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MAPS Bulletin Summer 2014: Research Edition
Media > Recent and Archival
May 8, 2006

MAPS and DEA File Final Briefs for DEA Lawsuit


Today, a final brief (PDF) was submitted to DEA Administrative Law Judge (ALJ) Mary Ellen Bittner by lawyers for Prof. Lyle Craker (lead lawyer Julie Carpenter, Jenner & Block, assisted by Allen Hopper, ACLU and Emanuel Jacobowitz, Steptoe & Johnson). Prof. Craker's lawsuit against DEA is for refusing to permit him to establish a MAPS-sponsored medical marijuana growing facility at the University of Massachusetts-Amherst. DEA also filed its final brief today (PDF). We anticipate that DEA ALJ Judge Bittner will issue her recommendation to DEA Administrator Karen Tandy within the next two to four months.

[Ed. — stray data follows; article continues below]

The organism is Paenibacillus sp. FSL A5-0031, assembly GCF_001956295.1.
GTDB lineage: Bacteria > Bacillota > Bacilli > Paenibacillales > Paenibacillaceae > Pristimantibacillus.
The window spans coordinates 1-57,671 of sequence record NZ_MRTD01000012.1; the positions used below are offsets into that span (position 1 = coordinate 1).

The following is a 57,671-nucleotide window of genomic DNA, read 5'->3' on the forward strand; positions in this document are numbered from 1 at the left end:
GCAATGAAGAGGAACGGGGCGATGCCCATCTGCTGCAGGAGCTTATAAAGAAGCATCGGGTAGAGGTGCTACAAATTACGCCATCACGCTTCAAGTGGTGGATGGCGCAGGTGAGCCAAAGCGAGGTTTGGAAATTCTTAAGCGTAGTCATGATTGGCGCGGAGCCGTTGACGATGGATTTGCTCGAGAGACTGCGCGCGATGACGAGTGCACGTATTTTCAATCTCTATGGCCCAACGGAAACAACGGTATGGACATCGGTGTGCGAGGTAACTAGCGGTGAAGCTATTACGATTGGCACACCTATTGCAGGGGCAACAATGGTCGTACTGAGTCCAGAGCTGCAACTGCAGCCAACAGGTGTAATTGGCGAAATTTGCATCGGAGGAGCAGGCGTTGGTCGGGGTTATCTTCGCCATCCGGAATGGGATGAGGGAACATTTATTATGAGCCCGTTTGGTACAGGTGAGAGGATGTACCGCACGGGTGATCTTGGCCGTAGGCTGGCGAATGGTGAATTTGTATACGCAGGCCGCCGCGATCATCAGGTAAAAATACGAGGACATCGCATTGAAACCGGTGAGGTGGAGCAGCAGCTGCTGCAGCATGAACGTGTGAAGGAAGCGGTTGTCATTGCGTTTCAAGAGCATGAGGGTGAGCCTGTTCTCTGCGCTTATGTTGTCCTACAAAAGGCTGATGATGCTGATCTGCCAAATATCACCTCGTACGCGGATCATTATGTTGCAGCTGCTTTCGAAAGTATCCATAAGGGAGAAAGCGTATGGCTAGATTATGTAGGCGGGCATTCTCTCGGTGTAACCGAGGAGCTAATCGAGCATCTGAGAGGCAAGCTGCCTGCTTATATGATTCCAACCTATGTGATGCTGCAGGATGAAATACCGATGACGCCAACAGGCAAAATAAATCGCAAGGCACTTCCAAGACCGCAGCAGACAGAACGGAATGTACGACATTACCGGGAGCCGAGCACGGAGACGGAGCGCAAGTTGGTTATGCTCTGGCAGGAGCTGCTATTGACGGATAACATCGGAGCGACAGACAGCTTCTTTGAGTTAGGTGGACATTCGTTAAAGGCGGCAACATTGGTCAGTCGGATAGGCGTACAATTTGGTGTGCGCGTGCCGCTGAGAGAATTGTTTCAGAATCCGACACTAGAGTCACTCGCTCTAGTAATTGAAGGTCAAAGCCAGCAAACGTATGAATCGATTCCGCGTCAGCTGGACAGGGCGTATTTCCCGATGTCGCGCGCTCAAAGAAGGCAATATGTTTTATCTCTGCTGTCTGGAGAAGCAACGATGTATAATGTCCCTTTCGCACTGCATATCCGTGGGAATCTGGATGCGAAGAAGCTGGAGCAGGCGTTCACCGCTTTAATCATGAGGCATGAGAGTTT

If ALJ Bittner issues an unfavorable recommendation, DEA wins and there will probably be no privately-funded medical marijuana research effort ever started until a more reasonable President is in office. If ALJ Bittner does issue a favorable recommendation, we will need to organize a major coordinated campaign to obtain letters of support from members of Congress, especially Republicans, urging DEA Administrator Karen Tandy to accept the favorable recommendation. Tandy will probably take several months to study the recommendation before issuing her final ruling. During that time is our period of maximum opportunity. In these turbulent times, it does seem within our reach for us to mobilize sufficient pressure on DEA to force the acceptance of a favorable recommendation. If ALJ Bittner does issue a favorable recommendation and Tandy rejects it, we can still sue DEA in the DC Circuit Court of Appeals, but that will take more time and money and will continue DEA's strategy of delay. Still, if DEA rejects a favorable recommendation, we should be able to inflict a significant blow to whatever remains of the credibility of DEA and ONDCP by showing the hypocritical nature of blocking research while supposedly objecting to medical marijuana on the basis of there not being enough research to prove that it should become an FDA-approved prescription medicine. DEA rejection of a favorable recommendation will also strengthen the case for state-level reforms.

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